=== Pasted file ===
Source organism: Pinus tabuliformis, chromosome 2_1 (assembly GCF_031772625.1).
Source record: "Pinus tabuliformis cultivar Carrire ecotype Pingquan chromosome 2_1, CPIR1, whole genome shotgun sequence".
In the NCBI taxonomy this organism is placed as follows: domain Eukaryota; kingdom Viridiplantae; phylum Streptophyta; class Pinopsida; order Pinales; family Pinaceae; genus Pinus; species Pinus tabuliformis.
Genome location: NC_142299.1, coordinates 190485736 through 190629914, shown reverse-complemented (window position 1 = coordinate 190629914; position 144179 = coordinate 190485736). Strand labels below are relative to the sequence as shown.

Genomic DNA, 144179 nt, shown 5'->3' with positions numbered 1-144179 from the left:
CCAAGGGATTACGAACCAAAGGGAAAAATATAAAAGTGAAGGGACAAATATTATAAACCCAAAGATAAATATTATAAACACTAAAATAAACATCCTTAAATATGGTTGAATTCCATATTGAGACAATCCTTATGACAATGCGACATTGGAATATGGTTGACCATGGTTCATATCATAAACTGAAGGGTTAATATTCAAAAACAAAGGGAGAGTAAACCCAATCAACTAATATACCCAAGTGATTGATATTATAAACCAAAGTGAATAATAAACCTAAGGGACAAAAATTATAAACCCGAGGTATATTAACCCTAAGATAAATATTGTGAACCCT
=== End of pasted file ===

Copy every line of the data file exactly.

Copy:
Source organism: Pinus tabuliformis, chromosome 2_1 (assembly GCF_031772625.1).
Source record: "Pinus tabuliformis cultivar Carrire ecotype Pingquan chromosome 2_1, CPIR1, whole genome shotgun sequence".
In the NCBI taxonomy this organism is placed as follows: domain Eukaryota; kingdom Viridiplantae; phylum Streptophyta; class Pinopsida; order Pinales; family Pinaceae; genus Pinus; species Pinus tabuliformis.
Genome location: NC_142299.1, coordinates 190485736 through 190629914, shown reverse-complemented (window position 1 = coordinate 190629914; position 144179 = coordinate 190485736). Strand labels below are relative to the sequence as shown.

Genomic DNA, 144179 nt, shown 5'->3' with positions numbered 1-144179 from the left:
CCAAGGGATTACGAACCAAAGGGAAAAATATAAAAGTGAAGGGACAAATATTATAAACCCAAAGATAAATATTATAAACACTAAAATAAACATCCTTAAATATGGTTGAATTCCATATTGAGACAATCCTTATGACAATGCGACATTGGAATATGGTTGACCATGGTTCATATCATAAACTGAAGGGTTAATATTCAAAAACAAAGGGAGAGTAAACCCAATCAACTAATATACCCAAGTGATTGATATTATAAACCAAAGTGAATAATAAACCTAAGGGACAAAAATTATAAACCCGAGGTATATTAACCCTAAGATAAATATTGTGAACCCT